The general public is probably unaware that there are actually six classifications of water based on the FDA's "Standard of Identity". Bottled water or drinking water can fall under one or more of the classifications below:
Spring Water - This is water that comes to the surface naturally. It has to be collected at the spring only, or from an underground aquifer feeding the spring. Bottled water from a spring source is popular with American consumers.
Purified Water - This water has undergone several processes such as deionization, reverse osmosis or distillation. Distilled bottled water is sold in gallon jugs for a variety of household purposes.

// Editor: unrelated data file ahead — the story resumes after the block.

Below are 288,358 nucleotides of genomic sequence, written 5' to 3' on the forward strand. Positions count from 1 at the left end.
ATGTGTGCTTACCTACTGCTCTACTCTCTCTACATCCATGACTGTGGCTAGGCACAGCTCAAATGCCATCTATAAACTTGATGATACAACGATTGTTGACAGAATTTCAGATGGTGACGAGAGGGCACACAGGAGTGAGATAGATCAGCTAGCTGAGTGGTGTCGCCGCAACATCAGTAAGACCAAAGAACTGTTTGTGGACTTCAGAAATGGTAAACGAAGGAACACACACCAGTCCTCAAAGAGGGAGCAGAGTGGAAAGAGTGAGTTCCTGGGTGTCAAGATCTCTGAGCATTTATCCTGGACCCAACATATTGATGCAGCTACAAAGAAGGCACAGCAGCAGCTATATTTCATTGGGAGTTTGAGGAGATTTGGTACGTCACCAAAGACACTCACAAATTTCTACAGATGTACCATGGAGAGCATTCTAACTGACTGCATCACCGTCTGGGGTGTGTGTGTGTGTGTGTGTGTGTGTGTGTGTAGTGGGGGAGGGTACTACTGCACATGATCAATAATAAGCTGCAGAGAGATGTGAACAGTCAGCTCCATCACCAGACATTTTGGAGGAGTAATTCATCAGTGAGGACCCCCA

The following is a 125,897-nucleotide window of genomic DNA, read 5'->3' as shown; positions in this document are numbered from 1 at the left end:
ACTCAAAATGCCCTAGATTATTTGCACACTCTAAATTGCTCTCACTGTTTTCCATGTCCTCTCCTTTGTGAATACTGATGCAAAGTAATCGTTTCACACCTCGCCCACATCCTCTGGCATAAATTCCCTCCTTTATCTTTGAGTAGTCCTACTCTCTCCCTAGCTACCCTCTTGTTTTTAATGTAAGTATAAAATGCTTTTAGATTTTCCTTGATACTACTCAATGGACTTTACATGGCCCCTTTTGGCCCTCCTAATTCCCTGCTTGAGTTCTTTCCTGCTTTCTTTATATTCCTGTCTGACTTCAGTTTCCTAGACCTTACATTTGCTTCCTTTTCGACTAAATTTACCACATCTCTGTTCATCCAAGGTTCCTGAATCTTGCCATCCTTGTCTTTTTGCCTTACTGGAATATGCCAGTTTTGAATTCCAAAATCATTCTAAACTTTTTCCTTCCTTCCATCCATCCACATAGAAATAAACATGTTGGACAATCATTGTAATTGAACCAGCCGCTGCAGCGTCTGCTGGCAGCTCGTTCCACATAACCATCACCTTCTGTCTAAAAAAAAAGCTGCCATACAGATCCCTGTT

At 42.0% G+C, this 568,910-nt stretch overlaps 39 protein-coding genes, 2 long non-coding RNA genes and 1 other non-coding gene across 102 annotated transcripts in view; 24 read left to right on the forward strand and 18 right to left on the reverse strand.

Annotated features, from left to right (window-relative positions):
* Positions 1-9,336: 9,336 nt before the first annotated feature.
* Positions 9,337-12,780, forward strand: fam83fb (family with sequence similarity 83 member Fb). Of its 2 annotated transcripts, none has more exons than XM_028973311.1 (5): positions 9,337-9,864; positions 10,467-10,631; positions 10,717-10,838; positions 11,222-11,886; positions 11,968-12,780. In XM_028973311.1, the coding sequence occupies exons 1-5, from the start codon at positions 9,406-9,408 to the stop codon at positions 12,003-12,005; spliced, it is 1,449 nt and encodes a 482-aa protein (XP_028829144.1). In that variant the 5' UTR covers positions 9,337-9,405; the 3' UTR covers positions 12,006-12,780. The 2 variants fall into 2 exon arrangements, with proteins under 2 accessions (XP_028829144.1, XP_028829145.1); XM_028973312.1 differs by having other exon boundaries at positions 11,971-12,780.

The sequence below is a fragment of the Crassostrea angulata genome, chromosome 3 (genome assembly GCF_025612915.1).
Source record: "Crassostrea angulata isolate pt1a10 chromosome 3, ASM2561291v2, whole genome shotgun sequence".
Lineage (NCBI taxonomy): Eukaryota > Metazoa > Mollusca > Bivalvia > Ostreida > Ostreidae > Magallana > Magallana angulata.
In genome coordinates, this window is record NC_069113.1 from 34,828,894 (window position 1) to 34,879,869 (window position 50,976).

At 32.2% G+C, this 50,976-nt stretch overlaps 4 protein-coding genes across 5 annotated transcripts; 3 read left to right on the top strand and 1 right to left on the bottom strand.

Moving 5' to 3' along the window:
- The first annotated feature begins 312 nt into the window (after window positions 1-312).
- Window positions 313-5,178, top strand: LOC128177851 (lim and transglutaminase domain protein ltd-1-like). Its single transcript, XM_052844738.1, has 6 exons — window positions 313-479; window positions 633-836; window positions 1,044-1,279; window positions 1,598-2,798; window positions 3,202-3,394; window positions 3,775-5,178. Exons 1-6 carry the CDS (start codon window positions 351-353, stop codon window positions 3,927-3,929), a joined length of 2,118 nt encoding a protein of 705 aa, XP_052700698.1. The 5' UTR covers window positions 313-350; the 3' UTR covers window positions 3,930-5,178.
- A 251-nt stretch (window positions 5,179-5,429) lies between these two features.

Mineral Water - Bottled water in this category is differentiated by mineral elements that are derived from the source. Usually contains not less than 250 parts per million of trace elements of mineral salts or gases. The minerals must be natural and not additives to the bottled water.
Sparkling Bottled Water - As it emerges from the source, sparkling water has carbon dioxide as a property. After treatment, it sometimes needs additional carbon dioxide added to it to replace that which is lost in the treatment process. There are several bottled water terms for sparkling water such as "sparkling spring water", "sparkling drinking water", and "sparkling mineral water."
Artesian Water/Artesian Well Water - The water that is bottled from this source comes from an underground layer of rock or sand on which water accumulates. The water level is usually some distance above the bedrock and is tapped at that point.
Well Water - This type of bottled water is derived from a hole that is bored or drilled into an aquifer.